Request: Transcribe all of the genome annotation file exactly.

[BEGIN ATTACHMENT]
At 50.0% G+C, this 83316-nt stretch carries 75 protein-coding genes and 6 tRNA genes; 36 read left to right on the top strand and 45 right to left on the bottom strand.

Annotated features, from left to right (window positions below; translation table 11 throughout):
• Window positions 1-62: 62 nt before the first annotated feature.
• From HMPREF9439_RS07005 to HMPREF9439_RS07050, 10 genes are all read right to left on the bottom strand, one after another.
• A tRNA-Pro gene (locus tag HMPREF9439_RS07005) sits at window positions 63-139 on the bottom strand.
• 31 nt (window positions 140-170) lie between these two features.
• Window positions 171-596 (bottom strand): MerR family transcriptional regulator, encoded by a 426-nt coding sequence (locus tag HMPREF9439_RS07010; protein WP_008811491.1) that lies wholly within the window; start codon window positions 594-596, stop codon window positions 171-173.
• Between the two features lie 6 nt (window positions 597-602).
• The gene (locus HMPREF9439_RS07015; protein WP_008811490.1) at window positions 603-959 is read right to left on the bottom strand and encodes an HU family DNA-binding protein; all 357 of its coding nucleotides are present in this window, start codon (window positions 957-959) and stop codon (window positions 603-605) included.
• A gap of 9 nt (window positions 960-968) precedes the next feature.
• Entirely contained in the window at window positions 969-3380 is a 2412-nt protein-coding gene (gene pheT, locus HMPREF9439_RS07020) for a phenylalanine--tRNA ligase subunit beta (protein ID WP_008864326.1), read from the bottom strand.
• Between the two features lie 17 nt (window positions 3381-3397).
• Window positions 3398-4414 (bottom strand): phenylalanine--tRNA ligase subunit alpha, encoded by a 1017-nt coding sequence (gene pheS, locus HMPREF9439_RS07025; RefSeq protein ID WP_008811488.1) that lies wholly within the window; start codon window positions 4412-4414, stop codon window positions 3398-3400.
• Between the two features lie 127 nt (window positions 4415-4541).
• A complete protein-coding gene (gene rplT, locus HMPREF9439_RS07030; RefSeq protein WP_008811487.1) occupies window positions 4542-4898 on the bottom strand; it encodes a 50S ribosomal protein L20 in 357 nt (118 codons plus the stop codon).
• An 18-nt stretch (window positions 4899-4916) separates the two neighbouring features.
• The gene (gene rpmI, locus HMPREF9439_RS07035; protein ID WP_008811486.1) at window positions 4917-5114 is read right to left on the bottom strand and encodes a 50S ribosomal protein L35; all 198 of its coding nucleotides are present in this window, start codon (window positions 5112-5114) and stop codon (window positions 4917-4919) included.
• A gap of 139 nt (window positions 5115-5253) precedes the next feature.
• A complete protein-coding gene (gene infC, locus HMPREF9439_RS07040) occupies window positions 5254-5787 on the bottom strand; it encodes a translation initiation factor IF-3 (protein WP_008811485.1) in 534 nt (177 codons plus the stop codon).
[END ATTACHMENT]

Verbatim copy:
At 50.0% G+C, this 83316-nt stretch carries 75 protein-coding genes and 6 tRNA genes; 36 read left to right on the top strand and 45 right to left on the bottom strand.

Annotated features, from left to right (window positions below; translation table 11 throughout):
• Window positions 1-62: 62 nt before the first annotated feature.
• From HMPREF9439_RS07005 to HMPREF9439_RS07050, 10 genes are all read right to left on the bottom strand, one after another.
• A tRNA-Pro gene (locus tag HMPREF9439_RS07005) sits at window positions 63-139 on the bottom strand.
• 31 nt (window positions 140-170) lie between these two features.
• Window positions 171-596 (bottom strand): MerR family transcriptional regulator, encoded by a 426-nt coding sequence (locus tag HMPREF9439_RS07010; protein WP_008811491.1) that lies wholly within the window; start codon window positions 594-596, stop codon window positions 171-173.
• Between the two features lie 6 nt (window positions 597-602).
• The gene (locus HMPREF9439_RS07015; protein WP_008811490.1) at window positions 603-959 is read right to left on the bottom strand and encodes an HU family DNA-binding protein; all 357 of its coding nucleotides are present in this window, start codon (window positions 957-959) and stop codon (window positions 603-605) included.
• A gap of 9 nt (window positions 960-968) precedes the next feature.
• Entirely contained in the window at window positions 969-3380 is a 2412-nt protein-coding gene (gene pheT, locus HMPREF9439_RS07020) for a phenylalanine--tRNA ligase subunit beta (protein ID WP_008864326.1), read from the bottom strand.
• Between the two features lie 17 nt (window positions 3381-3397).
• Window positions 3398-4414 (bottom strand): phenylalanine--tRNA ligase subunit alpha, encoded by a 1017-nt coding sequence (gene pheS, locus HMPREF9439_RS07025; RefSeq protein ID WP_008811488.1) that lies wholly within the window; start codon window positions 4412-4414, stop codon window positions 3398-3400.
• Between the two features lie 127 nt (window positions 4415-4541).
• A complete protein-coding gene (gene rplT, locus HMPREF9439_RS07030; RefSeq protein WP_008811487.1) occupies window positions 4542-4898 on the bottom strand; it encodes a 50S ribosomal protein L20 in 357 nt (118 codons plus the stop codon).
• An 18-nt stretch (window positions 4899-4916) separates the two neighbouring features.
• The gene (gene rpmI, locus HMPREF9439_RS07035; protein ID WP_008811486.1) at window positions 4917-5114 is read right to left on the bottom strand and encodes a 50S ribosomal protein L35; all 198 of its coding nucleotides are present in this window, start codon (window positions 5112-5114) and stop codon (window positions 4917-4919) included.
• A gap of 139 nt (window positions 5115-5253) precedes the next feature.
• A complete protein-coding gene (gene infC, locus HMPREF9439_RS07040) occupies window positions 5254-5787 on the bottom strand; it encodes a translation initiation factor IF-3 (protein WP_008811485.1) in 534 nt (177 codons plus the stop codon).